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Posts Tagged ‘Personal income tax’

Supporters of the Cleveland Cavaliers, especially the owner of the team, are upset that basketball superstar LeBron James has decided to sign with the Miami Heat. The anger is especially intense because the Cavaliers offered $4 million more over the next five years. But their anger is misplaced, because more money in Cleveland, Ohio, actually translates into about $1 million less disposable income when the burden of state and local income taxes is added to the equation. Rather than condemn James for making a rational choice, local basketball fans should tar and feather Ohio politicians. This story from CNBC walks through the calculations.
…if you match up what James’ salary would be for the first five years in Cleveland and the five years in Miami, you find that the Cavaliers are only offering him $4 million more. That advantage gets erased — and actually gives the Heat the monetary edge over — when you consider the income tax difference. …Playing in Cleveland, LeBron would face a state income tax of 5.925 percent, plus a Cleveland city tax of two percent. Over the first five years of a new contract with Cleveland, James would give back $3,953,060 combined to the state and city for the 41 games each season he’d play at home. But James would have to pay none of that for home games in Miami since Florida doesn’t have an income tax. Athletes have to pay income taxes to states that they play in on the road, so the games he’ll play away from home — whether he played for Cleveland or Miami — are essentially a wash. But there are, on average, 11 away games per season where James would have to pay Ohio and Cleveland taxes. Why? Because he has to pay when he plays in the six areas – Florida, Texas, Washington D.C., Illinois, Toronto and Tennessee – that have no jock taxes. That’s another $1,061,128 he’ll have to pay in taxes that he wouldn’t have to pay in Miami.
New York basketball fans also should be angry. With some of the highest taxes in the nation, many of which target highly productive people as part of a class-warfare policy, New York is bad news for professional athletes. The New York Post, commenting on the probability that James would sign with the Miami Heat, identified the real villains.
…blame our dysfunctional lawmakers in Albany, who have saddled top-earning New Yorkers with the highest state and city income taxes in the nation, soon to be 12.85 percent on top of the IRS bite. There is no state income tax in Florida. On a five-year contract worth $96 million — what he’d get from the Knicks or the Heat — LeBron would pay $12.34 million in New York taxes. Quite a penalty for the privilege of working in Midtown.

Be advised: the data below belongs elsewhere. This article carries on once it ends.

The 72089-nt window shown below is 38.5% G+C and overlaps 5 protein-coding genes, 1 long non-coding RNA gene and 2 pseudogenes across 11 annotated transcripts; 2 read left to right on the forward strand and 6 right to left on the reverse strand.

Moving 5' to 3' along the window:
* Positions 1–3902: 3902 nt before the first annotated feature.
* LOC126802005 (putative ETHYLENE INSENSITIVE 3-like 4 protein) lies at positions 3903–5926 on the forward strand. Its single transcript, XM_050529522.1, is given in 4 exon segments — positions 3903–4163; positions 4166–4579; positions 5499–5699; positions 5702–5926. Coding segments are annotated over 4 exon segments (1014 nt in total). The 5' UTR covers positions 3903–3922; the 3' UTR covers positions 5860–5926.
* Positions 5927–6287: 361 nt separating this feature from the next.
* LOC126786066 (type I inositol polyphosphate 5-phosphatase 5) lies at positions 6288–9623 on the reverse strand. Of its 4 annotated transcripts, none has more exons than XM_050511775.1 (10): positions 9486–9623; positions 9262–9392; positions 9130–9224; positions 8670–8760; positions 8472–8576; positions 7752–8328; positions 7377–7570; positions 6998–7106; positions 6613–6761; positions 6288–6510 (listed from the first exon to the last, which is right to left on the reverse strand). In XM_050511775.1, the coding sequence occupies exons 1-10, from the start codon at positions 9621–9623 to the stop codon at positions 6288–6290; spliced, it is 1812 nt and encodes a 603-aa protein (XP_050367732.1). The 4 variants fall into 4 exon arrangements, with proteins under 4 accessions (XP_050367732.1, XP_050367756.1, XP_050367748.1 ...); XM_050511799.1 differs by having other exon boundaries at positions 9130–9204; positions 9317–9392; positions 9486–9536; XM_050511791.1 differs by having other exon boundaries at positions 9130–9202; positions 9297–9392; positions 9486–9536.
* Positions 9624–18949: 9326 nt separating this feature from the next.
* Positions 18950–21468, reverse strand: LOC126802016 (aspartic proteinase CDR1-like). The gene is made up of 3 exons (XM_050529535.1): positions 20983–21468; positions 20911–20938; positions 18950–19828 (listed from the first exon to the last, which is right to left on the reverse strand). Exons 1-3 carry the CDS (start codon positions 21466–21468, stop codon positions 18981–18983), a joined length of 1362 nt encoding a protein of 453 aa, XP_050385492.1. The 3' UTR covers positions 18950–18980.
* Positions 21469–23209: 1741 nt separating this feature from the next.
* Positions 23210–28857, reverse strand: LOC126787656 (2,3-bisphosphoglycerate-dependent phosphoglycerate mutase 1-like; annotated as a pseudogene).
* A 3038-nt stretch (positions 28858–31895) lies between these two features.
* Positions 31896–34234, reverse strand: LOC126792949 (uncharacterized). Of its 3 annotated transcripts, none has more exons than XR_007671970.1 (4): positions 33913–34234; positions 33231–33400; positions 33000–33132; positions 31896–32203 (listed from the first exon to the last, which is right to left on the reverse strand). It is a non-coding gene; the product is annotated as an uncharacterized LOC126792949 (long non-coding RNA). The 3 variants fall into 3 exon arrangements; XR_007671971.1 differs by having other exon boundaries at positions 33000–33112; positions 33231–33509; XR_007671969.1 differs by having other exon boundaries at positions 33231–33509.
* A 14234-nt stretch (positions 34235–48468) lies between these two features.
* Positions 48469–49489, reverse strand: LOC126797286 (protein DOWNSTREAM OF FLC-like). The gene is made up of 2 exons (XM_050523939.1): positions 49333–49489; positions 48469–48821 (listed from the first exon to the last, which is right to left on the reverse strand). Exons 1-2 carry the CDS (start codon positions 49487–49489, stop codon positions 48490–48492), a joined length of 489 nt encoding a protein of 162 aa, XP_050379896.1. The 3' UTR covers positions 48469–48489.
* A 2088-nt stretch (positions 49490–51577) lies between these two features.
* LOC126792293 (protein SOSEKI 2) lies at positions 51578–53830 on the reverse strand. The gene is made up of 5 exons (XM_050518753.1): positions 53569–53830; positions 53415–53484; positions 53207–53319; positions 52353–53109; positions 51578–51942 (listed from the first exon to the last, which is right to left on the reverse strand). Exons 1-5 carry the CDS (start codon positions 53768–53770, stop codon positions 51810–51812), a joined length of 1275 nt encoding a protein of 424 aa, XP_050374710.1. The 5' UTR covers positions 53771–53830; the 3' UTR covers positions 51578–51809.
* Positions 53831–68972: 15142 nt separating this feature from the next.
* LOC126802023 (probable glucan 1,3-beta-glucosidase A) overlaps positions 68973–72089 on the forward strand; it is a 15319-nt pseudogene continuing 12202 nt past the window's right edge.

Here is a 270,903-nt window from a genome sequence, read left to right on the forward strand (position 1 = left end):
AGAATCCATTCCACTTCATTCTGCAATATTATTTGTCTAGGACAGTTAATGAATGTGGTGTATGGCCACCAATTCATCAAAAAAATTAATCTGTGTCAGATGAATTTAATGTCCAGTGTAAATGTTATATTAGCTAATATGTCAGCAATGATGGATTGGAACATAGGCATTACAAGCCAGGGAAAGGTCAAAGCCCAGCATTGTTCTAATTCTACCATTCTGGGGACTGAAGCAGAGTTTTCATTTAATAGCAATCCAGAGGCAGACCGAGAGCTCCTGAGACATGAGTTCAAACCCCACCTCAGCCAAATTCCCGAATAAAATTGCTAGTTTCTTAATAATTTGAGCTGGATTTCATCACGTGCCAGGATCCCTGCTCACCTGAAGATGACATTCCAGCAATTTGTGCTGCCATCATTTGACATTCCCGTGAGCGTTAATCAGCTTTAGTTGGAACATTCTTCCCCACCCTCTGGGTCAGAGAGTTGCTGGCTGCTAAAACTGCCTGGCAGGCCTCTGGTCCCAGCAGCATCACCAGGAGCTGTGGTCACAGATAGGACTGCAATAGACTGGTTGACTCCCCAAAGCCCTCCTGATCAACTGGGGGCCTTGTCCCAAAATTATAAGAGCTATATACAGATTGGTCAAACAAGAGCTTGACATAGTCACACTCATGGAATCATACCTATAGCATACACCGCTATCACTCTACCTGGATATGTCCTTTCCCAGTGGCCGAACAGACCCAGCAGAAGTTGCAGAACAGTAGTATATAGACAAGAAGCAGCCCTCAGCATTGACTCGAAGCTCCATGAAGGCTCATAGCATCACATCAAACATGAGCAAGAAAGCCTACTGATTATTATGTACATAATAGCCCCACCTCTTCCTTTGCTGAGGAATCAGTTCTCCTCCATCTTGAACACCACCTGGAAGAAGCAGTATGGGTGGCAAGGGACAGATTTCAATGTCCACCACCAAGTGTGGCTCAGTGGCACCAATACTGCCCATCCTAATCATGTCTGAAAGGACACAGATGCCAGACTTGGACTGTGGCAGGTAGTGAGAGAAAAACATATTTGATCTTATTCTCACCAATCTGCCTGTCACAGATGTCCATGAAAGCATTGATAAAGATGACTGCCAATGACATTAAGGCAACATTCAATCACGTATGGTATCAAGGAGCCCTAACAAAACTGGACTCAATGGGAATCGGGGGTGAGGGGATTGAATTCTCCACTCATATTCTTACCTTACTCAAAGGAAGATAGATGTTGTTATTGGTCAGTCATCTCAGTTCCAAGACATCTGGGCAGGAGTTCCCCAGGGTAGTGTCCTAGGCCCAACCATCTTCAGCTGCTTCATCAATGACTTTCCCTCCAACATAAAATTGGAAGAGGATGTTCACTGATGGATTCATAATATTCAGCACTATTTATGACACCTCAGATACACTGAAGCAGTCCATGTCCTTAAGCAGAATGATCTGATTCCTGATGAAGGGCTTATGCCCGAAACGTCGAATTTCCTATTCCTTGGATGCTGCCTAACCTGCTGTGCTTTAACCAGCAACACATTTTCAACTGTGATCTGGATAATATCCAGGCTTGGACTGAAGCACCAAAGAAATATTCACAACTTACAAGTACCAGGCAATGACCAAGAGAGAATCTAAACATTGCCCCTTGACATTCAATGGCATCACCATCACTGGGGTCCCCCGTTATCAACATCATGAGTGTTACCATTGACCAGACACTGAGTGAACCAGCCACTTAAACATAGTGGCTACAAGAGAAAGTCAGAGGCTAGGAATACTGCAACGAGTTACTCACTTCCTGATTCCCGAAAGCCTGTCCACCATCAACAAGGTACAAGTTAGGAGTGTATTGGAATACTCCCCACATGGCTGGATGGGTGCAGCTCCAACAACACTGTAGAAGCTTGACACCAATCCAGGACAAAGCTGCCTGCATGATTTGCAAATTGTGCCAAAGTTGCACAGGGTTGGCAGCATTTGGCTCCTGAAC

Now let’s look at the big picture. The calculations that LeBron James made when deciding to sign with the Miami Heat are the same calculations that companies make when deciding whether to build factories and create jobs. So when people wonder why high-tax states such as Ohio, California, and New York are losing jobs to zero-income tax states such as Florida and Texas, part of the answer should be obvious. And if we move to the global level, folks should not be too surprised that companies and investors, all other things equal, are likely to avoid the United States, with its punitive 35 percent corporate tax, and instead create jobs and build wealth in places such as Hong Kong, Ireland, and Switzerland.

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Politicians in Washington have come up with something far more impressive than turning lead into gold or water into wine. Using self-serving budget rules, they can increase the burden of government spending and say they are cutting taxes instead.

This bit of legerdemain is made possible, thanks to the convolutions of the personal income tax, by adopting or expanding refundable tax credits. But in this case, “refundable” does not mean the government is returning money to taxpayers. Instead, it means that money is being redistributed to people who do not earn enough to be subject to the income tax.

This is hardly a trivial issue. According to the Congressional Budget Office, the amount of income redistribution being laundered through the tax code is now so large that the bottom 40 percent of the population has a negative “effective” income tax rate. In simple terms (though perhaps with profound political implications), the income tax is a revenue generator for a big share of the population.

And the problem is going to get worse if the President’s budget is approved. Buried in the fine print, on pages 188-189 of the Analytical Perspective of the Budget, you will see that the President is proposing to increase this hidden form of spending by more than $152 billion over the next ten years.

It is worth noting that proponents argue that it is okay to classify this new spending as tax cuts because it somehow offsets other tax payments, especially the payroll tax. I’m sympathetic to lower taxes on everybody, including the poor, but surely it is better to be honest and simply cut the taxes that people pay. The current methodology, by contrast, is open to abuse. Heck, I’m surprised politicians don’t classify other forms of spending as tax cuts. Maybe corporate welfare can be reclassified as a corporate tax cut (I better stop lest I give the political class any ideas).

Defenders also assert that some so-called refundable tax credits, particularly the earned income tax credit, are designed to encourage work. That is partly true, but credits like the EITC are withdrawn as income climbs, and this means poor people face punitive marginal tax rates, so the overall effect on hours worked may be negligible.

The right approach, of course, is to get the federal government out of the racket of redistributing income.

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